Nebraska Gov. Dave Heineman on Friday ordered more than 11,000 state employees covered by union contracts to take two furlough days by the end of year, a move he says is needed "to avert as many layoffs as possible."
Heineman pointed to state revenues that lagged official projections by $76 million in the fiscal year that just ended, and worries revenues may fall short again this year, when ordering the furloughs. He said the furloughs will save the state about $3.5 million.
"As a result of the downturn in revenue and in order to avert as many layoffs as possible, it is prudent for the state to take additional action now," Heineman said in an e-mail to state employees. "Wages represent the largest cost for most agencies, and it is necessary to implement employee furloughs as the next appropriate step."
The state is facing its worst budget crisis in recent memory, with lawmakers bracing for a slash-and-burn legislative session next year when they may have to close a two-year budget gap of roughly $680 million.
Julie Dake Abel, director of the union covering about 10,600 of the more than 11,000 employees who will have to take furlough days, said employees weren't happy with the decision.
"But if this does save some jobs, furloughs certainly are preferable" to layoffs, she said. The state hasn't said how many jobs might be spared by the move, nor how many total layoffs there might be, she said.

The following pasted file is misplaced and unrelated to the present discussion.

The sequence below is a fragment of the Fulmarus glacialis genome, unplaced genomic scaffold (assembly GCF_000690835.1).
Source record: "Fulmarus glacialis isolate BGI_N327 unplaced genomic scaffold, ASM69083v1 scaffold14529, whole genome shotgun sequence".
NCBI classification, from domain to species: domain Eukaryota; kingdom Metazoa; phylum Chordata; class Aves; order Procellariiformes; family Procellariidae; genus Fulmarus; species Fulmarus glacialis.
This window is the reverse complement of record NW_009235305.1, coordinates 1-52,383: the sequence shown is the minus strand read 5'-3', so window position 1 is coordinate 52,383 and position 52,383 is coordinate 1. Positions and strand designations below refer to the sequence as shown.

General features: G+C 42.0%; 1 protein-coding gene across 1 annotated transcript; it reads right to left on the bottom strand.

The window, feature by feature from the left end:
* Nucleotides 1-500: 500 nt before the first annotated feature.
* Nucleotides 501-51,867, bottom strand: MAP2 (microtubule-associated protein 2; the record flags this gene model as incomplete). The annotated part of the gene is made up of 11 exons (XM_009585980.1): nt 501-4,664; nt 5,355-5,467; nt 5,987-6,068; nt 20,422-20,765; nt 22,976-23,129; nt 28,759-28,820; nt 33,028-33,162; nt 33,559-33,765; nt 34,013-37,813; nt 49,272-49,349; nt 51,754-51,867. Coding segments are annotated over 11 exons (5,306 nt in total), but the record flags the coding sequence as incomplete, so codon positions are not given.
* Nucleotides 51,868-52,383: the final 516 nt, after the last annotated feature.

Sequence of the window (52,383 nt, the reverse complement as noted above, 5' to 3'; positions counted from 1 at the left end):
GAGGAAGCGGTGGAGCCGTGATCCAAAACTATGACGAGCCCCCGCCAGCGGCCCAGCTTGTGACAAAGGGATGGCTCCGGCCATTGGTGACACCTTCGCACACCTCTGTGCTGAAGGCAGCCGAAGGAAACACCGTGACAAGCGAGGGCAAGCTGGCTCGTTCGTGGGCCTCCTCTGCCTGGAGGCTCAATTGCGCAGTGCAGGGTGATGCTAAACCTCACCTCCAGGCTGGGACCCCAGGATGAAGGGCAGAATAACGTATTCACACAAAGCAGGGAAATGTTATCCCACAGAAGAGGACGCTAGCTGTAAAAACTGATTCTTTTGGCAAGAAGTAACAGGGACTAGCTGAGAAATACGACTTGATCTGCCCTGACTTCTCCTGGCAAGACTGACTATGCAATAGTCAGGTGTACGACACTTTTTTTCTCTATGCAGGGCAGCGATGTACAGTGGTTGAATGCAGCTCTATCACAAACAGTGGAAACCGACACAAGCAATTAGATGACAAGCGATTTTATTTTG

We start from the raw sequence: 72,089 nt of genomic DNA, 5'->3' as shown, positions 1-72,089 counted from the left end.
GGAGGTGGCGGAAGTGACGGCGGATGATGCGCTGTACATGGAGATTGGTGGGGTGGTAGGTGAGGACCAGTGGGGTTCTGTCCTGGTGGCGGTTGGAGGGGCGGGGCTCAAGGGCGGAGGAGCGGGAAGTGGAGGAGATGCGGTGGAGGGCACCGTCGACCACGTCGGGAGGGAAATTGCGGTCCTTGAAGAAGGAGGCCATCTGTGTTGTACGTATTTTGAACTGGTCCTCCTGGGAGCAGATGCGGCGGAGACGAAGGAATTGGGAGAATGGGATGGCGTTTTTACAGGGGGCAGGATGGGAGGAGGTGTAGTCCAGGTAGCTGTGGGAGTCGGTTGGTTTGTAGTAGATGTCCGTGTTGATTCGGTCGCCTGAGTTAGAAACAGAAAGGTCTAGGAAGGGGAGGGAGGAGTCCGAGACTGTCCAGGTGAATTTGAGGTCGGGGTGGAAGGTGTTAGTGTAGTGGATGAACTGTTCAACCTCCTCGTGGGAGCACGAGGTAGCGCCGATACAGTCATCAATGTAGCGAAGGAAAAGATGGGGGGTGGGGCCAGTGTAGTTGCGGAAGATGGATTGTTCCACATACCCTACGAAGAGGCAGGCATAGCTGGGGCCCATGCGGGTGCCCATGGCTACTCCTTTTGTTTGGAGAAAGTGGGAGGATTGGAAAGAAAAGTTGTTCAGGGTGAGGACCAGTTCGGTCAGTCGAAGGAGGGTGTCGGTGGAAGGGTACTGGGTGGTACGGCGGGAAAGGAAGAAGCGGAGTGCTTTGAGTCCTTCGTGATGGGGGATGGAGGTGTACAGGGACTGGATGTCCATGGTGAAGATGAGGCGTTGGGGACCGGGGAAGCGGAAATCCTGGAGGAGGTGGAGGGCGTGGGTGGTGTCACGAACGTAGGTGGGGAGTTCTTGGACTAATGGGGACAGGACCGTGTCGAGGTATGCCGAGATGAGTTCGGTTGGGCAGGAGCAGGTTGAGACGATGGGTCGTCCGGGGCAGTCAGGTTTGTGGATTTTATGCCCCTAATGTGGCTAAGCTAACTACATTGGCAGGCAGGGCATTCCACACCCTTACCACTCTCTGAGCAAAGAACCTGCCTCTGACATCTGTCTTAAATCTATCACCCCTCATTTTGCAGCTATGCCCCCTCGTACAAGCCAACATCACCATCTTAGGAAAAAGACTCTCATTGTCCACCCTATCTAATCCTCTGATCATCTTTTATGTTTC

Heineman spokeswoman Jen Rae Hein said those figures can't be predicted.
In June, union employees rejected Heineman's request to freeze their pay. Heineman said at the time that that rejection could cause hundreds of layoffs, and furloughs. A pay freeze would have saved roughly $15 million to $20 million.
Approximately 3,000 managers not covered by union contracts will have their pay frozen this fiscal year, which began July 1, saving almost $6 million.
Dake Abel said furloughs will siphon money from the sluggish economy and that Heineman and lawmakers need to consider increasing revenues, such as by increasing taxes on the rich.
Heineman has said repeatedly taxes should not be increased and there is little appetite in the Legislature to do so.
Gov. Dave Heineman: http://governor.nebraska.gov
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